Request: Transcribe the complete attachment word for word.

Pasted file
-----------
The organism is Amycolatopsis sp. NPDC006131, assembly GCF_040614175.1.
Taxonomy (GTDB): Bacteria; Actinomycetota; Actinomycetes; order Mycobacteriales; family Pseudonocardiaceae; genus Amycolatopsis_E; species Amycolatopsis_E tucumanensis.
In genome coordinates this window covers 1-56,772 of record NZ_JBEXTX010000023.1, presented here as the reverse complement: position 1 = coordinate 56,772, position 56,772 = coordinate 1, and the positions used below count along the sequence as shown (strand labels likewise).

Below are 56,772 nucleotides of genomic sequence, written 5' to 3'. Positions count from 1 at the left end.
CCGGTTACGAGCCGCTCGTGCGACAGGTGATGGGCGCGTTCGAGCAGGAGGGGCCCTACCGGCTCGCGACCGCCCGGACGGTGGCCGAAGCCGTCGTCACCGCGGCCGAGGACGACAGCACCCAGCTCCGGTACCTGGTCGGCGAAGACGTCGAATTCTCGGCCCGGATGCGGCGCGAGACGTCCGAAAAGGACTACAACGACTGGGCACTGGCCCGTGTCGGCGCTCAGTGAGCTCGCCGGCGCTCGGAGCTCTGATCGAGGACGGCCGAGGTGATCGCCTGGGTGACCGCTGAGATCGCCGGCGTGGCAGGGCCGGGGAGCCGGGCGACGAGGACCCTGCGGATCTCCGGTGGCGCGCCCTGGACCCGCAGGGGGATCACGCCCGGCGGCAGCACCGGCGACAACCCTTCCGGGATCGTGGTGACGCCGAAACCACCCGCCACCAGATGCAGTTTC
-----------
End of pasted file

The organism is Amycolatopsis sp. NPDC006131, assembly GCF_040614175.1.
Taxonomy (GTDB): Bacteria; Actinomycetota; Actinomycetes; order Mycobacteriales; family Pseudonocardiaceae; genus Amycolatopsis_E; species Amycolatopsis_E tucumanensis.
In genome coordinates this window covers 1-56,772 of record NZ_JBEXTX010000023.1, presented here as the reverse complement: position 1 = coordinate 56,772, position 56,772 = coordinate 1, and the positions used below count along the sequence as shown (strand labels likewise).

Below are 56,772 nucleotides of genomic sequence, written 5' to 3'. Positions count from 1 at the left end.
CCGGTTACGAGCCGCTCGTGCGACAGGTGATGGGCGCGTTCGAGCAGGAGGGGCCCTACCGGCTCGCGACCGCCCGGACGGTGGCCGAAGCCGTCGTCACCGCGGCCGAGGACGACAGCACCCAGCTCCGGTACCTGGTCGGCGAAGACGTCGAATTCTCGGCCCGGATGCGGCGCGAGACGTCCGAAAAGGACTACAACGACTGGGCACTGGCCCGTGTCGGCGCTCAGTGAGCTCGCCGGCGCTCGGAGCTCTGATCGAGGACGGCCGAGGTGATCGCCTGGGTGACCGCTGAGATCGCCGGCGTGGCAGGGCCGGGGAGCCGGGCGACGAGGACCCTGCGGATCTCCGGTGGCGCGCCCTGGACCCGCAGGGGGATCACGCCCGGCGGCAGCACCGGCGACAACCCTTCCGGGATCGTGGTGACGCCGAAACCACCCGCCACCAGATGCAGTTTC